The Airavatesvara Temple, nestled in the town of Darasuram near Kumbakonam in Tamil Nadu, stands as a magnificent testament to Chola architecture and the rich cultural heritage of South India. Built during the 12th century under the patronage of Rajaraja Chola II, this temple is a UNESCO World Heritage site, drawing art enthusiasts, historians, and devotees alike to marvel at its architectural brilliance.

Commissioned by Rajaraja Chola II, who was a patron of arts and culture during the Chola dynasty, the Airavatesvara Temple is believed to have been constructed around 1160 AD. It is part of the "Great Living Chola Temples," a collective term for three major Chola temples that also includes the Brihadeeswarar Temple in Thanjavur and the Gangaikonda Cholapuram Temple. The temple is dedicated to Lord Shiva and is renowned for its architectural finesse and intricate carvings.

The Airavatesvara Temple is an architectural marvel, showcasing the finesse and artistic brilliance of the Chola dynasty. The temple is constructed in the Dravidian architectural style, characterized by its towering vimanas (towers), intricate sculptures, and expansive courtyards. The main sanctum of the temple houses the lingam, representing Lord Shiva.

The temple complex consists of multiple shrines, halls, and courtyards, each adorned with exquisite carvings that narrate tales from Hindu mythology. The intricate detailing on the walls and pillars reflects the Chola dynasty's dedication to preserving and promoting art and culture.

UNESCO World Heritage Site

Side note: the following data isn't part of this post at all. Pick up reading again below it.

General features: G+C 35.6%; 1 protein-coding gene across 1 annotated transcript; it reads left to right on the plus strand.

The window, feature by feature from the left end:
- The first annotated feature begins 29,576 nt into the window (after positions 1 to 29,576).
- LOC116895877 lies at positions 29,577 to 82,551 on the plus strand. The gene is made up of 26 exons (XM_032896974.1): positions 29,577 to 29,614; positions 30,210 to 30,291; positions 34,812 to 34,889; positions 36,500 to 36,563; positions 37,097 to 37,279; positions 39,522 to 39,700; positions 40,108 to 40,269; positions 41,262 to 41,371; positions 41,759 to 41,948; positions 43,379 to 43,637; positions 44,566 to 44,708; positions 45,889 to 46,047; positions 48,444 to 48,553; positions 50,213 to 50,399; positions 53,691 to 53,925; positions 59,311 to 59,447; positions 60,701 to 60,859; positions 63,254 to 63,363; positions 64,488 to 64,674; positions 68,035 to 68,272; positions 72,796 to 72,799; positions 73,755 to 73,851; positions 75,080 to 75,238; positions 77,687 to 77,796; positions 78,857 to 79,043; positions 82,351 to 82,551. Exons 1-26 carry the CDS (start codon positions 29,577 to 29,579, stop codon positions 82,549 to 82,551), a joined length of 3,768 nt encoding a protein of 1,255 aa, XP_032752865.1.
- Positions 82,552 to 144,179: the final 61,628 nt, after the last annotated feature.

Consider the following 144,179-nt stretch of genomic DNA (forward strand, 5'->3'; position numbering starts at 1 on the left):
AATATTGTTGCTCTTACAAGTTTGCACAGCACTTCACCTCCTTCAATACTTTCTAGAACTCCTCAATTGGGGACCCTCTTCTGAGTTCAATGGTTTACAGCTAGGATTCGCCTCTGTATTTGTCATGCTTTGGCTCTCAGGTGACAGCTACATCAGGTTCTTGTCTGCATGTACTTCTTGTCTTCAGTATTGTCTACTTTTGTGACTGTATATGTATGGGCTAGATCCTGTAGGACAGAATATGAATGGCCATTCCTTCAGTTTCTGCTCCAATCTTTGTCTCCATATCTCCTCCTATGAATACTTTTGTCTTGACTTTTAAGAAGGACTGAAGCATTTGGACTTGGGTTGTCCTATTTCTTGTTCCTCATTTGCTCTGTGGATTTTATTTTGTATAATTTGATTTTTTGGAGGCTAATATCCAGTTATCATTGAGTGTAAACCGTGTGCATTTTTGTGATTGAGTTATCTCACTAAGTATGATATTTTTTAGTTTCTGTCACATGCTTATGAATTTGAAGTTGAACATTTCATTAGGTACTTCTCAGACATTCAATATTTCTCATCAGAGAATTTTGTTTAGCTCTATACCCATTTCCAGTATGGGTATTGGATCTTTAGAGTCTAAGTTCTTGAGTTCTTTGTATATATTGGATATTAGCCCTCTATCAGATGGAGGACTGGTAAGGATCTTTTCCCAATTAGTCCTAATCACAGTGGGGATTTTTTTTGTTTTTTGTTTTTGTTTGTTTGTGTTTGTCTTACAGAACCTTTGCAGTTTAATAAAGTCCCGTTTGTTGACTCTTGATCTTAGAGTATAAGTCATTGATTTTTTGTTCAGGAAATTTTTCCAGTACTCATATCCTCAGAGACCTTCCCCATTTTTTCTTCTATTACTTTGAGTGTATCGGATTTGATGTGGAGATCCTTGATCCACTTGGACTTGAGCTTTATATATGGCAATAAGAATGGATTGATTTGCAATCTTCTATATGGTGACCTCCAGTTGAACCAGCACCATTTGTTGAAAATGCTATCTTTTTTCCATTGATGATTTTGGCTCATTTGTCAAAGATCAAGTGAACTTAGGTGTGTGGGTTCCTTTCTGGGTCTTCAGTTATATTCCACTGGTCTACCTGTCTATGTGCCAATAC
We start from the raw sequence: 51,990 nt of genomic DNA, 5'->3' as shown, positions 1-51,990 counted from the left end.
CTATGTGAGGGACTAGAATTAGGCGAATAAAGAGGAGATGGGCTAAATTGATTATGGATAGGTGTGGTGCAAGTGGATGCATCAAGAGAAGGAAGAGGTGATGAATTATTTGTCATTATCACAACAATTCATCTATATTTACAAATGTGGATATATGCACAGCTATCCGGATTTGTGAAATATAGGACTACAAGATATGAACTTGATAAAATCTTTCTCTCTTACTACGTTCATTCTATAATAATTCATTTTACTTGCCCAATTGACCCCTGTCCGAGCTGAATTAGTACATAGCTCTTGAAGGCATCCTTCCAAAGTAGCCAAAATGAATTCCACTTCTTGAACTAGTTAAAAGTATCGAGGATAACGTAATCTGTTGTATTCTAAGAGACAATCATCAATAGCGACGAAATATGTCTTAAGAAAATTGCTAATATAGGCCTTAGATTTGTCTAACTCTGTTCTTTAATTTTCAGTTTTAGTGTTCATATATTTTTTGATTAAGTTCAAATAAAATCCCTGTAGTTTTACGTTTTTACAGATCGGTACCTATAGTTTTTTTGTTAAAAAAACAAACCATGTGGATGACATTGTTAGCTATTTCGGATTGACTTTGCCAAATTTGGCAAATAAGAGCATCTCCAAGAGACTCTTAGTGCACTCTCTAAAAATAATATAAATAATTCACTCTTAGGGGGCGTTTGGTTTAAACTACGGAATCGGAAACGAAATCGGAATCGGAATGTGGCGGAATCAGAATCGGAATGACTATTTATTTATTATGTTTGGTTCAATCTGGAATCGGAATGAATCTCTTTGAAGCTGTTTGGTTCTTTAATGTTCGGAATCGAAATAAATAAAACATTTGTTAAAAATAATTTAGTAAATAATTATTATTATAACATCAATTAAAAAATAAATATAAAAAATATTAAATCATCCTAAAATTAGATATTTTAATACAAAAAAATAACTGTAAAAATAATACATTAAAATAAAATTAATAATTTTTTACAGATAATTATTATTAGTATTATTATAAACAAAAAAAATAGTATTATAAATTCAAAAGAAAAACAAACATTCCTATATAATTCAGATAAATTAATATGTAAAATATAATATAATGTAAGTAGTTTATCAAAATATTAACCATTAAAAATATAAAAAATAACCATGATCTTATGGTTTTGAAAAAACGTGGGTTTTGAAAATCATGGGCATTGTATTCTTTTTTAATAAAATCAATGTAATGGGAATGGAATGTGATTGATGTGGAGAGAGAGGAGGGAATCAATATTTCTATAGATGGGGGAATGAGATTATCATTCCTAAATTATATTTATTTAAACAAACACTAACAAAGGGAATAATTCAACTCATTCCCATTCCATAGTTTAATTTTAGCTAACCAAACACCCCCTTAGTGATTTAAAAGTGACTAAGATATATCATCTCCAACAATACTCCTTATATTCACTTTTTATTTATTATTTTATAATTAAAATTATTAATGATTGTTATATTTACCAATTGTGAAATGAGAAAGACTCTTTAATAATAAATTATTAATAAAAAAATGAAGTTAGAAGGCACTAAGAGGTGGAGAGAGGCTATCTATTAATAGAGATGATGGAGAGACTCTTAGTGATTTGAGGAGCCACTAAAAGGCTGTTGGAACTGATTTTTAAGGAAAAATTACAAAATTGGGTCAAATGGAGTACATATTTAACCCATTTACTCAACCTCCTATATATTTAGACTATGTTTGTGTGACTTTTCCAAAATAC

In recognition of its architectural and cultural significance, the Airavatesvara Temple was inscribed as a UNESCO World Heritage site in 2004. The inscription underscores its importance in preserving the cultural heritage of humanity and acknowledges its role in the evolution of temple architecture in South India.

Unique Features

One of the distinctive features of the Airavatesvara Temple is the intricately carved colonnade known as the “Raya Gopuram.” The columns are adorned with exquisite sculptures, showcasing a variety of poses and expressions of celestial beings, animals, and dancers. The craftsmanship is so detailed that it is said that even the fingertips of the sculptures are perceptible.

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    • Morning Time : 8.00 AM to 12.00PM
    • Evening Time : 4.00 PM to 8.00 PM
    • Dress Code Men : Men the Dress Code is Shirt & Trouser, Dhoti or Pyjamas.
    • Dress Code Women : Women the Preferred Dress Code is Saree or Half-Saree With Blouse or Chudidhar with Pyjama.
    • No Mobile or Cameras are allowed inside the temple premises.


    24-m Vimana

    Stone Image of Shiva

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